The Department of the Interior announced its intention to delist the grey wolf from the Endangered Species Act and return management responsibility back to the states and tribes.
The gray wolf, long considered an iconic species of the American west, had all but disappeared in the early 1900s. Through careful management and protection, the species made one of the greatest comebacks in American history. Healthy, stable populations of grey wolf inhabit the current range of nine states.
“Today, the U.S. Fish and Wildlife Service is re-affirming the success of this recovery with a proposal to remove all gray wolves from protection under Endangered Species Act (ESA),” reports a U.S. Fish and Wildlife Service news release.
“The facts are clear and indisputable—the gray wolf no longer meets the definition of a threatened or endangered species. Today the wolf is thriving on its vast range and it is reasonable to conclude it will continue to do so in the future,” said David Bernhardt, Acting Secretary, U.S. Department of the Interior.
“Today’s action puts us one step closer to transitioning the extraordinary effort that we have invested in gray wolf recovery to other species who actually need the protections of the Endangered Species Act, leaving the states to carry on the legacy of wolf conservation.”
SCI has worked tirelessly supporting the U.S. Fish and Wildlife Service's and the states' efforts to delist recovered wolf populations in the U.S. and to return management to the states.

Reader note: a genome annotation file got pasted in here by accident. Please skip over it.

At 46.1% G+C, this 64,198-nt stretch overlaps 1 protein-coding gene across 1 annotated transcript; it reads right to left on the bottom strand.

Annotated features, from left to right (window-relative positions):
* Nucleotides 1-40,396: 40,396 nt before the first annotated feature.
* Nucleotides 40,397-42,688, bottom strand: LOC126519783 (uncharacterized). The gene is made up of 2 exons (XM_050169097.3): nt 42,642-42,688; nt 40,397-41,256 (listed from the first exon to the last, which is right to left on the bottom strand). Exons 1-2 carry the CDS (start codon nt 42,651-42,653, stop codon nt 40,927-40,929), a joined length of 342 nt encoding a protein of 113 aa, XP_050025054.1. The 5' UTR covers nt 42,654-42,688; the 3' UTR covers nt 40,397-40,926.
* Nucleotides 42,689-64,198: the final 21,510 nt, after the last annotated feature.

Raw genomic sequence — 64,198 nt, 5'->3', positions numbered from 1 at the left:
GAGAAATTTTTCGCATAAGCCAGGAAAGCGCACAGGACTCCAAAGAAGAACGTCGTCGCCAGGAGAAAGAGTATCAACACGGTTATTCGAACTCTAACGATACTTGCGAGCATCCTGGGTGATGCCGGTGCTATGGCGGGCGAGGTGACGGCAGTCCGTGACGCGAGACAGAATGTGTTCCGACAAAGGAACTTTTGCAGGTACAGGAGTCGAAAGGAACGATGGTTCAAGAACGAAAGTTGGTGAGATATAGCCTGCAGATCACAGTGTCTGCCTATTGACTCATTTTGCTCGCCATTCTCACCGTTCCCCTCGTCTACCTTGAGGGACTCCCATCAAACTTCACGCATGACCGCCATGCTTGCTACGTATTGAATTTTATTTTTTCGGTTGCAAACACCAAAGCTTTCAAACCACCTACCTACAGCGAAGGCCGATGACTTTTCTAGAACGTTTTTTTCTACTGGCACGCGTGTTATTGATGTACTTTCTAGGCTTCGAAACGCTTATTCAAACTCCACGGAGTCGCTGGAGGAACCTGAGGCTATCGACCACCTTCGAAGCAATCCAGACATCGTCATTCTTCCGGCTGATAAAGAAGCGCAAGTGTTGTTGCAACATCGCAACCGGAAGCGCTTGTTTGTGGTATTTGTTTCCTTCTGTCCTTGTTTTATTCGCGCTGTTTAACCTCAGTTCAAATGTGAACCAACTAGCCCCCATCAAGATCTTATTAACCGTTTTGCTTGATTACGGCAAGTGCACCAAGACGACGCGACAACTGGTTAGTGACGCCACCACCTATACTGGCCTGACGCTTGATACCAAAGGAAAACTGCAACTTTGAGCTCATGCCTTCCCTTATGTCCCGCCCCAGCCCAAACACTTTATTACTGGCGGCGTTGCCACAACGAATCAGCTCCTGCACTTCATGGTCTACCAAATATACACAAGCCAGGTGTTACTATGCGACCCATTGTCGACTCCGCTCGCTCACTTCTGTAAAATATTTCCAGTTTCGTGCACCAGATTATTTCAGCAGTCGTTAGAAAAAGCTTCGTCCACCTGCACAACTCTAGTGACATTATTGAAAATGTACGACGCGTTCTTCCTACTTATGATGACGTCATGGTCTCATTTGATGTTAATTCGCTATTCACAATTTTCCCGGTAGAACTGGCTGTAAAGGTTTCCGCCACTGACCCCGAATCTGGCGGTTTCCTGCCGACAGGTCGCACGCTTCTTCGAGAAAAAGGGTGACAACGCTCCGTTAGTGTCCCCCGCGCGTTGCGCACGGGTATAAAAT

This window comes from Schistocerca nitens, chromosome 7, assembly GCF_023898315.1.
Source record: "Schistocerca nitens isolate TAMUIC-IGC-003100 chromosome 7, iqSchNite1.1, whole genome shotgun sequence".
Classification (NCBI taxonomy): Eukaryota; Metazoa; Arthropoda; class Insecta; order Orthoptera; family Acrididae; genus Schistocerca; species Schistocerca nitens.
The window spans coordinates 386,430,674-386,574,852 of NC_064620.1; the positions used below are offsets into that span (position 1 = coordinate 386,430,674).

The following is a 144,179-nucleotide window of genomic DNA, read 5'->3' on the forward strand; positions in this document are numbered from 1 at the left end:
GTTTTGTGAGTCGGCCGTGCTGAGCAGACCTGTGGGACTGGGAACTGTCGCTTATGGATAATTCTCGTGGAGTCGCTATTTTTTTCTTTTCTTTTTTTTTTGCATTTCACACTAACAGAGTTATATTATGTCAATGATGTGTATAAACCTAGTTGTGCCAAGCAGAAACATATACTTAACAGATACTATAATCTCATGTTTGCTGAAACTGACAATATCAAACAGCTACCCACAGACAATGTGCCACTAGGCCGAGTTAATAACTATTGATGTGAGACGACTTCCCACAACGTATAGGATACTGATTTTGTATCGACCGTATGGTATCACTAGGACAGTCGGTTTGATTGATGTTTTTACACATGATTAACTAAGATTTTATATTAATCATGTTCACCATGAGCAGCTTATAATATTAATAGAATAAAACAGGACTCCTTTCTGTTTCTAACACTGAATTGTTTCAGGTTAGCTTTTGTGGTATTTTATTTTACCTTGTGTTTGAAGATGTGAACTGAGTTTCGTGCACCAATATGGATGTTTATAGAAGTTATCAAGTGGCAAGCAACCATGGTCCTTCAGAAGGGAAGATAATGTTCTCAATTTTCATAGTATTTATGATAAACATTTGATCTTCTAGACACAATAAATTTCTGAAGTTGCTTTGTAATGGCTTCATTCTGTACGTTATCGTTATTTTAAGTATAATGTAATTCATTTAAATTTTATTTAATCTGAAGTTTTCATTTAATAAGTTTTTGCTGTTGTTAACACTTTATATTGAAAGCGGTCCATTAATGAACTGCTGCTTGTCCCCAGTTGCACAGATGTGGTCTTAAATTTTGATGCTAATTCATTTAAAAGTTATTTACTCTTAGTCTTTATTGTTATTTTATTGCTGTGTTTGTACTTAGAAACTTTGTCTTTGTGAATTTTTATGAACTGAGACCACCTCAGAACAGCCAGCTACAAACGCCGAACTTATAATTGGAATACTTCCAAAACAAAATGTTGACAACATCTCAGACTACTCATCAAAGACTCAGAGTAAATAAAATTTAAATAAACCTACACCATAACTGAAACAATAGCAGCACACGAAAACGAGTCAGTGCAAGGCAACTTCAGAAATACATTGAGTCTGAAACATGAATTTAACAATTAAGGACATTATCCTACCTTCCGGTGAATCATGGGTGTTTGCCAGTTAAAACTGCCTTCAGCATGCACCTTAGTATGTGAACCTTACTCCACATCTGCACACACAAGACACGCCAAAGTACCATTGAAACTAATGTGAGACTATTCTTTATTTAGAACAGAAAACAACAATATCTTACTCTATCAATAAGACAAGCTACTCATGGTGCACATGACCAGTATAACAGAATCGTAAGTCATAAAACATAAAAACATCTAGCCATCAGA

Since 2003, SCI has participated in countless lawsuits defending Western Great Lakes and Rocky Mountain population wolf downlistings and delistings. SCI has also gone to court in multiple states to defend wolf management plans and state regulated wolf harvests.
The gray wolf has already been delisted in the Northern Rocky Mountains. The states of Wyoming, Montana, Idaho, Oregon and Washington have shown their ability to manage this delisted wolf population responsibly so that it remains healthy and sustainable. Populations in Michigan, Wisconsin and Minnesota are also strong and wolves are expanding into northern California, western Oregon and Washington. In total, the range-wide gray wolf population stands at more than 6,000, exceeding the combined recovery goals for the Northern Rocky Mountains and Western Great Lakes populations, according to the USFWS news release.
House Natural Resources Committee ranking Republican, Rob Bishop (R-UT) issued a statement in strong support of the delisting proposal:
“This decision is long-awaited. For years, scientific evidence conducted by the Fish and Wildlife Service under multiple administrations from both sides of the aisle has shown the gray wolf is recovered and is now thriving. Today, the removal of the gray wolf from the endangered species list is not just a story of conservation success, but highlights the effectiveness of the Endangered Species Act when the federal government is able to collaborate and transfer decision-making authority to state and local wildlife officials and land managers.
Unfortunately, this delisting was subject to perpetual litigation and also highlights ESA’s flaws. We need a streamlined delisting process to speed up non-controversial policy proposals like the delisting of the gray wolf. Until then, communities and species will continue to suffer when special interest litigants and activist judges dictate our ESA policy.”
The Service’s proposal to delist the gray wolf throughout the contiguous United States is open for public comment in the Federal Register. Comments must be received by May 14, 2019.
All comments will be posted on http://www.regulations.gov.